This extended degree provides the foundation level of knowledge needed to study an undergraduate course. It's suited for those who don't have the required qualifications for a traditional undegraduate degree. The course will engage your interest in a range of issues within the social sciences and humanities.
In the foundation year, we'll focus on improving your academic skills, boosting your confidence and unlocking your potential. This will provide an excellent base level of knowledge, allowing you to progress to the remaining three years of this Social Work BSc degree.
The knowledge, skills and values you learn will help you develop your professional identity as a social worker, so that you become a reflective, resilient and effective social work practitioner.
This four-year extended degree is ideal if you're looking for a career in which you can make a difference to contemporary society.
The Social Work BSc (Hons) is a professionally accredited course providing the knowledge, skills and values required by social workers, enaballing you to register with the Health and Care Professions Council (HCPC). It’s been designed to meet the Standards of Proficiency (SOPs) as defined by the HCPC and the British Association of Social Workers (BASW) Professional Capabilities Framework (PCF) requirements (originally set out by The College of Social Work).
We’ve integrated the nine areas of the PCF for social workers into our modules. The nine areas are:
The knowledge, skills and values in these core areas will help to develop your professional identity as a social worker, enabling you to become a reflective, resilient and effective social work practitioner.
This course is informed by research, evidence, current policy, practice and theoretical perspectives. You'll learn in a structured and dynamic environment, from experienced academic staff, service users, other professional students, as well key social work partners and practitioners.
There are a variety of assessment types across the modules. Assessment types include portfolios of reflective writing, essays, reports, presentations, discussion and seminar skills.
In addition to the University's standard entry requirements, you should have:
All applicants must be able to demonstrate proficiency in the English language. Applicants who require a Tier 4 student visa may need to provide a Secure English Language Test (SELT) such as Academic IELTS. For more information about English qualifications please see our English language requirements.
If you are a mature student with significant work experience, you are invited to apply for this course on the basis of the knowledge and skills you have developed through your work.
The modules listed below are for the academic year 2018/19 and represent the course modules at this time. Modules and module details (including, but not limited to, location and time) are subject to change over time.
Year 1 modules include:
This module aims to:
1. clarify what is meant by critical thinking, reasoning and argument
2. explore the importance of examining knowledge critically in academic practice
3. provide the opportunity for students to apply their understanding to academic practices in their particular pathways
4. develop students’ critical thinking and reasoning skills so that they are able to assess, appreciate and defend a variety of beliefs and values, in particular:
• encouraging students to consider the importance of different points of view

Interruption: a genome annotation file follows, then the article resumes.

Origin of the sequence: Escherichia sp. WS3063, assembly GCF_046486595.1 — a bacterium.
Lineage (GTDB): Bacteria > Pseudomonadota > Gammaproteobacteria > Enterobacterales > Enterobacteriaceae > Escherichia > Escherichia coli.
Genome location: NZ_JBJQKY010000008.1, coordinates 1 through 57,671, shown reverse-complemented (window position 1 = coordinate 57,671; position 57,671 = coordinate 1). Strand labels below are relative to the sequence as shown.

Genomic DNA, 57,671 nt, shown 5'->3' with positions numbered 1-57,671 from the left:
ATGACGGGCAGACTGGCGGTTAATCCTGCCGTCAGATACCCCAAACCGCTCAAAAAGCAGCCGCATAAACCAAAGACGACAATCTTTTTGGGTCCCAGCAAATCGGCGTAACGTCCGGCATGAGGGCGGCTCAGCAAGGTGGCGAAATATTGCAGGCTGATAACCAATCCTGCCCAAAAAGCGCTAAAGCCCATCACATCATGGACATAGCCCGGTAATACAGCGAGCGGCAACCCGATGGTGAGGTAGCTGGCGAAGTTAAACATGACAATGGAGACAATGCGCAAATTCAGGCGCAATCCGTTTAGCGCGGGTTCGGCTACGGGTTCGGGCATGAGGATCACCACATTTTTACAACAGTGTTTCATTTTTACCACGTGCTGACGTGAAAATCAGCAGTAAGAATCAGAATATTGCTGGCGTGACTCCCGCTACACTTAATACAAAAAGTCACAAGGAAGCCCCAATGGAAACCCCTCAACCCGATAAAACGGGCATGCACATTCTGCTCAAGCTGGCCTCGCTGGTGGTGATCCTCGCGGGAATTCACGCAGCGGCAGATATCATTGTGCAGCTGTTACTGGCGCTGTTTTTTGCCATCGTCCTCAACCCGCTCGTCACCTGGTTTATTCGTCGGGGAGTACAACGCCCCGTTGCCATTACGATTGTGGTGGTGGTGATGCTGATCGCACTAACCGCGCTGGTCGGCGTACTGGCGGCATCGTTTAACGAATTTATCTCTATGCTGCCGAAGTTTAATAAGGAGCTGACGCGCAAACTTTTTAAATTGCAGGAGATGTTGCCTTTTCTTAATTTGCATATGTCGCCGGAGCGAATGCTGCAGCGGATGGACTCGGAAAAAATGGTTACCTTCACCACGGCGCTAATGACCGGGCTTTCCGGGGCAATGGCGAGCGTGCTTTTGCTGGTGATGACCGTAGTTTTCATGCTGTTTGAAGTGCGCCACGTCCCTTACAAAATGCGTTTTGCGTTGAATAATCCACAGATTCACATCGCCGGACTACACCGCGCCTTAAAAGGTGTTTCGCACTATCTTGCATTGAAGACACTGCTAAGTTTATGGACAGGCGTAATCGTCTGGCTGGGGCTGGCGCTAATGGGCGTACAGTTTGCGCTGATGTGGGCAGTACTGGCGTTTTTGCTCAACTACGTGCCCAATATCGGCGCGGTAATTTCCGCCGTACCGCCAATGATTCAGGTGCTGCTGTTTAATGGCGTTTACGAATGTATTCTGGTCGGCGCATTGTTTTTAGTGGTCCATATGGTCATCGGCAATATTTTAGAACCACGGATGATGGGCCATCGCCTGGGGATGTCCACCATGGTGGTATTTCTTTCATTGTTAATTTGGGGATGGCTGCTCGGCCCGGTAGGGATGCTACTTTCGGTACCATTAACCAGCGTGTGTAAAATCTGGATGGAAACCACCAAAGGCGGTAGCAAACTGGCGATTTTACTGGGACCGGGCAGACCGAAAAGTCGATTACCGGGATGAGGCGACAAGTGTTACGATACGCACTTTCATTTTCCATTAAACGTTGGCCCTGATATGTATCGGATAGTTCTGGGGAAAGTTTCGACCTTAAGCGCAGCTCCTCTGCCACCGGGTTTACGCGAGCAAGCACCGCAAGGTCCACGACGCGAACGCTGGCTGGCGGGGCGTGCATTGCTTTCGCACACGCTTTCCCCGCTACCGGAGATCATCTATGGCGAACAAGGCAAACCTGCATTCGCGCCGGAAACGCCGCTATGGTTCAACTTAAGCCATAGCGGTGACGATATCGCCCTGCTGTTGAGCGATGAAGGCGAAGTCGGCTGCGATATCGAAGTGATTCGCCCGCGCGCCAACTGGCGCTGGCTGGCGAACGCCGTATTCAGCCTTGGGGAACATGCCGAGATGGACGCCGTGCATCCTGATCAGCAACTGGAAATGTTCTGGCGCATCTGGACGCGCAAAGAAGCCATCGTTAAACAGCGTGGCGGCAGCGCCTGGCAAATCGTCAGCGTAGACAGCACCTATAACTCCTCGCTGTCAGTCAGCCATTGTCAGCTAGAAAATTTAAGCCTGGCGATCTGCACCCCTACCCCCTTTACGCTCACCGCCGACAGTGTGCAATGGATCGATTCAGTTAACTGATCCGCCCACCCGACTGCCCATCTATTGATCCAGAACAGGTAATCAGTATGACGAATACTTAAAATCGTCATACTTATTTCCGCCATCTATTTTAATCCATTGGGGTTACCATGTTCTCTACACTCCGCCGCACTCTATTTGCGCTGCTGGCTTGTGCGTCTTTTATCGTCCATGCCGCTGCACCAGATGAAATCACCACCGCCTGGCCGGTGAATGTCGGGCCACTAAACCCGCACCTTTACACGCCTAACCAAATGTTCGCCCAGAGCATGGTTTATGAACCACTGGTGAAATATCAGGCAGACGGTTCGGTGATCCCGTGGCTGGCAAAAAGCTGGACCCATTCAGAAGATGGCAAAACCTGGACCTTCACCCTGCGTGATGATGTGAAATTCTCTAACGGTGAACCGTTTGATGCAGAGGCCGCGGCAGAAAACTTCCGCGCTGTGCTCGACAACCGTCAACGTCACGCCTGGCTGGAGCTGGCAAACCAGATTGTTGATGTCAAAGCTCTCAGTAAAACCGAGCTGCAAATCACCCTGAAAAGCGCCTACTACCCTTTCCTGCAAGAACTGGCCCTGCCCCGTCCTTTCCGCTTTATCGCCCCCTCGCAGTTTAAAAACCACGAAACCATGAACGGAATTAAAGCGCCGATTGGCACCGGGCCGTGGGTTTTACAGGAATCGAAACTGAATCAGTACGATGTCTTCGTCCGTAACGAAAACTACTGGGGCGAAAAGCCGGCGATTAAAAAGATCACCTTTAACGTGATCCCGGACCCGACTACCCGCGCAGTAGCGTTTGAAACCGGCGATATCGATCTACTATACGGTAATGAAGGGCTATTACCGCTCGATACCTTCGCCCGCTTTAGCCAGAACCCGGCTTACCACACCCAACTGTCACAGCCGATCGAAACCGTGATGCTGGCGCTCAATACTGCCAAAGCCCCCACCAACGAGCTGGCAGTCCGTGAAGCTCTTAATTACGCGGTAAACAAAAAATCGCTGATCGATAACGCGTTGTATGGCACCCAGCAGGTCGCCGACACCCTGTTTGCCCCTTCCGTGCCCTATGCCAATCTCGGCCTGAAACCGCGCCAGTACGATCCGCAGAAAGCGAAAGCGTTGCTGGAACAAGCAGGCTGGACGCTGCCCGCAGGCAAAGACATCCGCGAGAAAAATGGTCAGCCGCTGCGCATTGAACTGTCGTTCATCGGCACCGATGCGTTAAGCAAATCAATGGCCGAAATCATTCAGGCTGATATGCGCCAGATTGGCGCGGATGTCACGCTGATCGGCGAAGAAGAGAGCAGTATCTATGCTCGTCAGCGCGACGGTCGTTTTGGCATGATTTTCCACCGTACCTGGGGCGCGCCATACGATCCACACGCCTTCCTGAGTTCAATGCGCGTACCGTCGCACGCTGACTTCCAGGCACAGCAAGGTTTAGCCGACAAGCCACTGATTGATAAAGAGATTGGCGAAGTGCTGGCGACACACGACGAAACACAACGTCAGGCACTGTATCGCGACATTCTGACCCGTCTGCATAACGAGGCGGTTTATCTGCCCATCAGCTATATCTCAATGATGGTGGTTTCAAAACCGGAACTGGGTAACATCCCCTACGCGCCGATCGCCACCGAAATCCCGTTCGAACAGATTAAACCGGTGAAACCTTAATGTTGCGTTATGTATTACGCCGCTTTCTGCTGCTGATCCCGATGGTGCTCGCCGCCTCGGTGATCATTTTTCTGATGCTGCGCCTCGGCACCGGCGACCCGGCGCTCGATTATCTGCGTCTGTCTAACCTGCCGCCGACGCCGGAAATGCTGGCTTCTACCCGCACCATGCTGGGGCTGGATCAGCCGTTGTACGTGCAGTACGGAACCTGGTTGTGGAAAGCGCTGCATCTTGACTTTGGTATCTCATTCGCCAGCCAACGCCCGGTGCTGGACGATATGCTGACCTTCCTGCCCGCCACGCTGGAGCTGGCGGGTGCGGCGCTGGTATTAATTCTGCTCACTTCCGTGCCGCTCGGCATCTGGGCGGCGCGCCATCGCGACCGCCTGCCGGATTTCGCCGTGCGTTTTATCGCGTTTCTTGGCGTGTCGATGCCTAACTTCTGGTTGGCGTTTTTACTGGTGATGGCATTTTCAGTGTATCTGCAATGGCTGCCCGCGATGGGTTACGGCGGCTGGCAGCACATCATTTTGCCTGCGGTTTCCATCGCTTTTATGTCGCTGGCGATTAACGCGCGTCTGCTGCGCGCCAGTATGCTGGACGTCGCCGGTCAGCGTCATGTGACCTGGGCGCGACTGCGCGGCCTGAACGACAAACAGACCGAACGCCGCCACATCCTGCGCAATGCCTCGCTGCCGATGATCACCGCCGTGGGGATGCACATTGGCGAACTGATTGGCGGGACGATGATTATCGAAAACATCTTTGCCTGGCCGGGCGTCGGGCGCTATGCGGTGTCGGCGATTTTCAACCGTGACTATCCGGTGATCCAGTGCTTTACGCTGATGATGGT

• encouraging students to recognise the complexity surrounding many issues
• developing a rational approach to analysing and evaluating argument
• developing the skills needed to form and defend well-reasoned arguments, both orally and in writing
This module aims to:
1. Introduce the use of sociological theories to explore the relationship between society and individuals.
2. Provide opportunities for reflection on relevance of key theories to individuals and contemporary society.
3. Extend academic and independent reading skills and understanding of key terminology.
4. Develop academic speaking (discussion and presenting skills).
5. Develop digital skills by the use of the VLE and production of presentation aids.
This module aims to:
1. To introduce students to the study of media, crime and ‘race’.
2. To enable students to develop their reading and seminar skills and to respond critically and analytically to a range of texts.
3. To enable students to search, find and use appropriate digital resources, and further develop and consolidate academic skills to enhance their learning experience.
This module explores introductory ideas around the themes of self and society, in order to:
- introduce students to academic study in the Social Sciences and Humanities at H.E level
- encourage students to reflect on their own identities, as well as their skills and qualities and how they might further develop them through their H.E studies
- introduce and develop academic literacy, critical thinking and analytical skills through engagement with and production of a range of short Social Science and Humanities themed texts
- introduce reflective practice and support students to become effective, self-aware learners
- introduce and develop digital literacy skills
- develop organisational, planning and time management skills
- guide students to constructively use feedback to improve academic work
This core module aims to enable students to:
• Investigate the basic principles of research
• Critically analyse published research
• Develop and practise research skills
• Develop writing skills required for effective report writing
• Develop strategies to use feedback to improve writing
This core module aims to enable students to:
• Increase their knowledge and awareness of current research in their subject area
• Source and critically analyse published research in their area of interest•
• Further develop and practise research skills
• Further develop writing skills required for effective report writing
• Further develop strategies to use feedback to improve writing
This module aims to:
- Improve academic literacy through essay writing and feedback in the context of Social Science and Humanities debates